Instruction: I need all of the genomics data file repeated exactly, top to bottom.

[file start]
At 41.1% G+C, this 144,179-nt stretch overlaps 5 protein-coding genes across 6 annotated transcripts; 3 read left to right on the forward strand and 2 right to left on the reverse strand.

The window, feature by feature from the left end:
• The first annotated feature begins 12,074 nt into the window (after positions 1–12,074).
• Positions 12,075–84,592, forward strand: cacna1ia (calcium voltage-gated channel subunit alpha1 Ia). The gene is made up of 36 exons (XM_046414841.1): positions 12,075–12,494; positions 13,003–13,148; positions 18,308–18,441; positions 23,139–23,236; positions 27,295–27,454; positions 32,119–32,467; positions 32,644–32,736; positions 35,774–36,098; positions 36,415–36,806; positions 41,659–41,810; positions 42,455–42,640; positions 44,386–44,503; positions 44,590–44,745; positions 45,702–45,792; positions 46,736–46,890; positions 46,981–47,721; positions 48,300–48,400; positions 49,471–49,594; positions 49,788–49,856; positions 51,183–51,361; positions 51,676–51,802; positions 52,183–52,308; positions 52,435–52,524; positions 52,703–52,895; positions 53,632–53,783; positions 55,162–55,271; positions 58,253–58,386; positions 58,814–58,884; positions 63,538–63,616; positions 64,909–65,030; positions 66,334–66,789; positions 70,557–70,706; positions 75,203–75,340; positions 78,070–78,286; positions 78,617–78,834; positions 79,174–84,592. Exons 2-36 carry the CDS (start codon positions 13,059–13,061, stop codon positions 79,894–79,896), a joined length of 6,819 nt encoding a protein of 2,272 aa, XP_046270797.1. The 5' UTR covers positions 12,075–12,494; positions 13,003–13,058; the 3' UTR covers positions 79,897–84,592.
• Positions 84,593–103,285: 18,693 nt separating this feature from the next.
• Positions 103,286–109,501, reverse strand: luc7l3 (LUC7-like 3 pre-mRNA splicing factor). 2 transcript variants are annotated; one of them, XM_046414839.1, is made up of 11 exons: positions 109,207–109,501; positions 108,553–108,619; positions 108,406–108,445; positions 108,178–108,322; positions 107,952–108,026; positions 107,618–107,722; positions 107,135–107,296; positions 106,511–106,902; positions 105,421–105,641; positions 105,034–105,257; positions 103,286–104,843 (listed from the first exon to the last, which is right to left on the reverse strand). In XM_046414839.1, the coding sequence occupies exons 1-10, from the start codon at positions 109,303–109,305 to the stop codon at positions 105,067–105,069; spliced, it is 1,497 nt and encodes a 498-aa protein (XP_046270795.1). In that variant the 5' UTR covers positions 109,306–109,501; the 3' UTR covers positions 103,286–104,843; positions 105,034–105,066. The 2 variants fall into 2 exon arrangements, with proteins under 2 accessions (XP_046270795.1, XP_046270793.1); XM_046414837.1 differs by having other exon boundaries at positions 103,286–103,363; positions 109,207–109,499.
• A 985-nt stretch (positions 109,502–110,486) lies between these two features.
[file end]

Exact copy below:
At 41.1% G+C, this 144,179-nt stretch overlaps 5 protein-coding genes across 6 annotated transcripts; 3 read left to right on the forward strand and 2 right to left on the reverse strand.

The window, feature by feature from the left end:
• The first annotated feature begins 12,074 nt into the window (after positions 1–12,074).
• Positions 12,075–84,592, forward strand: cacna1ia (calcium voltage-gated channel subunit alpha1 Ia). The gene is made up of 36 exons (XM_046414841.1): positions 12,075–12,494; positions 13,003–13,148; positions 18,308–18,441; positions 23,139–23,236; positions 27,295–27,454; positions 32,119–32,467; positions 32,644–32,736; positions 35,774–36,098; positions 36,415–36,806; positions 41,659–41,810; positions 42,455–42,640; positions 44,386–44,503; positions 44,590–44,745; positions 45,702–45,792; positions 46,736–46,890; positions 46,981–47,721; positions 48,300–48,400; positions 49,471–49,594; positions 49,788–49,856; positions 51,183–51,361; positions 51,676–51,802; positions 52,183–52,308; positions 52,435–52,524; positions 52,703–52,895; positions 53,632–53,783; positions 55,162–55,271; positions 58,253–58,386; positions 58,814–58,884; positions 63,538–63,616; positions 64,909–65,030; positions 66,334–66,789; positions 70,557–70,706; positions 75,203–75,340; positions 78,070–78,286; positions 78,617–78,834; positions 79,174–84,592. Exons 2-36 carry the CDS (start codon positions 13,059–13,061, stop codon positions 79,894–79,896), a joined length of 6,819 nt encoding a protein of 2,272 aa, XP_046270797.1. The 5' UTR covers positions 12,075–12,494; positions 13,003–13,058; the 3' UTR covers positions 79,897–84,592.
• Positions 84,593–103,285: 18,693 nt separating this feature from the next.
• Positions 103,286–109,501, reverse strand: luc7l3 (LUC7-like 3 pre-mRNA splicing factor). 2 transcript variants are annotated; one of them, XM_046414839.1, is made up of 11 exons: positions 109,207–109,501; positions 108,553–108,619; positions 108,406–108,445; positions 108,178–108,322; positions 107,952–108,026; positions 107,618–107,722; positions 107,135–107,296; positions 106,511–106,902; positions 105,421–105,641; positions 105,034–105,257; positions 103,286–104,843 (listed from the first exon to the last, which is right to left on the reverse strand). In XM_046414839.1, the coding sequence occupies exons 1-10, from the start codon at positions 109,303–109,305 to the stop codon at positions 105,067–105,069; spliced, it is 1,497 nt and encodes a 498-aa protein (XP_046270795.1). In that variant the 5' UTR covers positions 109,306–109,501; the 3' UTR covers positions 103,286–104,843; positions 105,034–105,066. The 2 variants fall into 2 exon arrangements, with proteins under 2 accessions (XP_046270795.1, XP_046270793.1); XM_046414837.1 differs by having other exon boundaries at positions 103,286–103,363; positions 109,207–109,499.
• A 985-nt stretch (positions 109,502–110,486) lies between these two features.